Min age: 0
Rating 4.93 / 5 [1596 ratings]
Tour supplied by:
Bucket list destination:
One of India’s main international gateways, the seemingly vast capital is filled with sights and monuments of which most visitors only see a fraction. Though its size and intensity might seem daunting, many of its top attractions – such as the stunning Mughal tombs and the Red Fort – are set in gardens offering respite from the hectic ambience and crowds.
Perhaps no other city in India offers so many layers of tangible history – invaders, rulers and empires have all left their mark so that amidst its urban sprawl lies a rich architectural heritage.
Part of the city’s appeal is a curious blend of the modern and the medieval, when ‘Old Delhi’ meets ‘New Delhi’…
‘Old Delhi’, the dense historic heart of the city, was originally a substantial walled enclave that served as the capital of the Mughal Empire from 1659. It’s characterised mainly by narrow roads and lanes stretching away from the magnificent Red Fort and the imposing Jami Masjid mosque, two of this area’s most significant historic sites.
Today its seething if not zany intensity and clamour are exhilarating and exhausting in equal measure – and you’ll likely come across moments and people reminiscent of centuries-old lithographs.
Neat leafy ‘New Delhi’ lies just south of Old Delhi.
Inaugurated in 1931 but mostly built in the 1920s, this was the orderly culmination of the British Raj’s shifting of its imperial capital from Calcutta (present-day Kolkata) – much of it designed by British architect Edwin Lutyens. Today it’s a part of the so-called National Capital Territory of Delhi, the national capital and seat of government. Centred on Connaught Place (officially renamed Rajiv Chowk), New Delhi’s broad leafy boulevards host India’s national Parliament, various government ministries and many top hotels.
Top New Delhi hotels offer some of the country’s finest accommodation and dining, while heaving Old Delhi bazaars and lanes lend a window onto a more ‘exotic’ world whose sights, sounds and smells conjure an earthy, unvarnished vitality.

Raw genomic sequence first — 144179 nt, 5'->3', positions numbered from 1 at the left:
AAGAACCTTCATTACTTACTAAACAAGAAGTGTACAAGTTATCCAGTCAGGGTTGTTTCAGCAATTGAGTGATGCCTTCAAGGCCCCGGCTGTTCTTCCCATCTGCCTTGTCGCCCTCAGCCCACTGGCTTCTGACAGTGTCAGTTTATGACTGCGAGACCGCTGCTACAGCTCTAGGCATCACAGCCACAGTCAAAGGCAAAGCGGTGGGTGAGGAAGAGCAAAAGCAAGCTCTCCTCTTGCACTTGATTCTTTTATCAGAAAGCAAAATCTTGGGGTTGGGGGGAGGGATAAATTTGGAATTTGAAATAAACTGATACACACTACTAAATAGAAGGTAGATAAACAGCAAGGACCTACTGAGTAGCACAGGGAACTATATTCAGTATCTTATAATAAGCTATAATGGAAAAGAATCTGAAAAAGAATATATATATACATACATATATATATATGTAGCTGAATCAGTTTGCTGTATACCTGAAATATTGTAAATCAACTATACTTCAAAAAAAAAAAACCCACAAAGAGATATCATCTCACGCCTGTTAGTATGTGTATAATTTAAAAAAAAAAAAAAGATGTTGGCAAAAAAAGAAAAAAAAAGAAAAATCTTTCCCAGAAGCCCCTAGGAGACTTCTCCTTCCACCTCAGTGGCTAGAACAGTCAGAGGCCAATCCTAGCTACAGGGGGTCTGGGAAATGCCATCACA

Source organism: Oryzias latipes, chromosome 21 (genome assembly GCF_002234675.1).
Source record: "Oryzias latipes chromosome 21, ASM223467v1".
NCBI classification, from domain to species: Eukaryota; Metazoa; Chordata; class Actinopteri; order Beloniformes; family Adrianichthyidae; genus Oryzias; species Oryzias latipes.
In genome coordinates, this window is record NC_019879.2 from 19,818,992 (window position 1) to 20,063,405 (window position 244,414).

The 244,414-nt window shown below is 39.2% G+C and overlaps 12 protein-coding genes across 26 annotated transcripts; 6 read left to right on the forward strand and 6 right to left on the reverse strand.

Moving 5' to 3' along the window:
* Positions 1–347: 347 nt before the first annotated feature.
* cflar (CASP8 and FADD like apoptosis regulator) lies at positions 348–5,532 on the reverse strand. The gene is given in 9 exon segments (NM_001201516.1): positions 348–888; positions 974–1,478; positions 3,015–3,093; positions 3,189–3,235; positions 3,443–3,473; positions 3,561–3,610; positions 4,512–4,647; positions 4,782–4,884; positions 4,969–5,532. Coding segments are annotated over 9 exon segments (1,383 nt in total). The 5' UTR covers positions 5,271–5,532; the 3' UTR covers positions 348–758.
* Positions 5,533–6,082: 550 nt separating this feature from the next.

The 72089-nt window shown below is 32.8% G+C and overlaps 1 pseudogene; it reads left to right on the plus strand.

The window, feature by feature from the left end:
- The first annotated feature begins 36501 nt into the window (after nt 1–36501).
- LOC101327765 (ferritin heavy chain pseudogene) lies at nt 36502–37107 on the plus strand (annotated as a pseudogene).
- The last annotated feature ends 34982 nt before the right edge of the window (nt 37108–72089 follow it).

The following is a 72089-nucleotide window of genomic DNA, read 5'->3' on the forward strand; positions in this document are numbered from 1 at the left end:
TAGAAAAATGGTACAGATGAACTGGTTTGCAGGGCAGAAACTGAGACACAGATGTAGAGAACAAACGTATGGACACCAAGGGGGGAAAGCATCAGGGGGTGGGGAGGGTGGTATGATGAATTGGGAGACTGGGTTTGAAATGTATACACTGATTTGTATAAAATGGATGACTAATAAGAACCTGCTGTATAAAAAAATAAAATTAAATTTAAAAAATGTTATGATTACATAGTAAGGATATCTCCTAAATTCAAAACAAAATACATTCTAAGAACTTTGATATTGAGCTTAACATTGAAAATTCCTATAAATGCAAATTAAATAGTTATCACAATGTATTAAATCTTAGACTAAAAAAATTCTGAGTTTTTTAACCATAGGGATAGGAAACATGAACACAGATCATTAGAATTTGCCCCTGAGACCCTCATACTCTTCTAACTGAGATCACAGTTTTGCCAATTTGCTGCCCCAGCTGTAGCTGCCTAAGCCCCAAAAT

Our selection of the best Viator tours of this destination, plus helpful tickets and transfers
Min age: 0
Rating 4.93 / 5 [1596 ratings]
Min age: 0
Rating 4.68 / 5 [145 ratings]
Min age: 3
Rating 4.99 / 5 [138 ratings]
Min age: 0
Rating 4.80 / 5 [84 ratings]
Min age: 15
Rating 4.97 / 5 [73 ratings]
The main tourist season runs from October to March, though September and April are also fine – clear skies with warm to hot days. Peak season is Christmas and New Year as well as the Indian festival of Diwali in late autumn. Mid-December to early February can deliver surprisingly cool nights and Delhi is prone to fog (which can delay flights and trains).
May and June bring extreme heat and are worth avoiding while the July and August monsoon cools temperatures slightly but brings more humidity.
The cheapest and fastest way to central Delhi from Indira Gandhi International Airport is via the Delhi Airport Metro Express (or ‘orange line’), part of the city’s extensive metro system, which takes around 18 minutes.
Taxis are inexpensive (if booked and paid for at the Pre-Paid Taxi Booth in the arrivals hall) and take a little longer: 45-60 minutes depending on traffic.
Most arrivals by train involve New Delhi Railway Station (which has a pre-paid auto-rickshaw booth in the Paharganj-side car park) where you can connect with the city’s metro. Some services terminate at Old Delhi or Nizamuddin stations.
Delhi’s metro network is remarkably efficient, clean and spacious but can get very crowded during morning and evening rush hours. Buy tickets (tokens) at manned booths or machines, though remember the latter are likely to reject all but the crispest banknotes.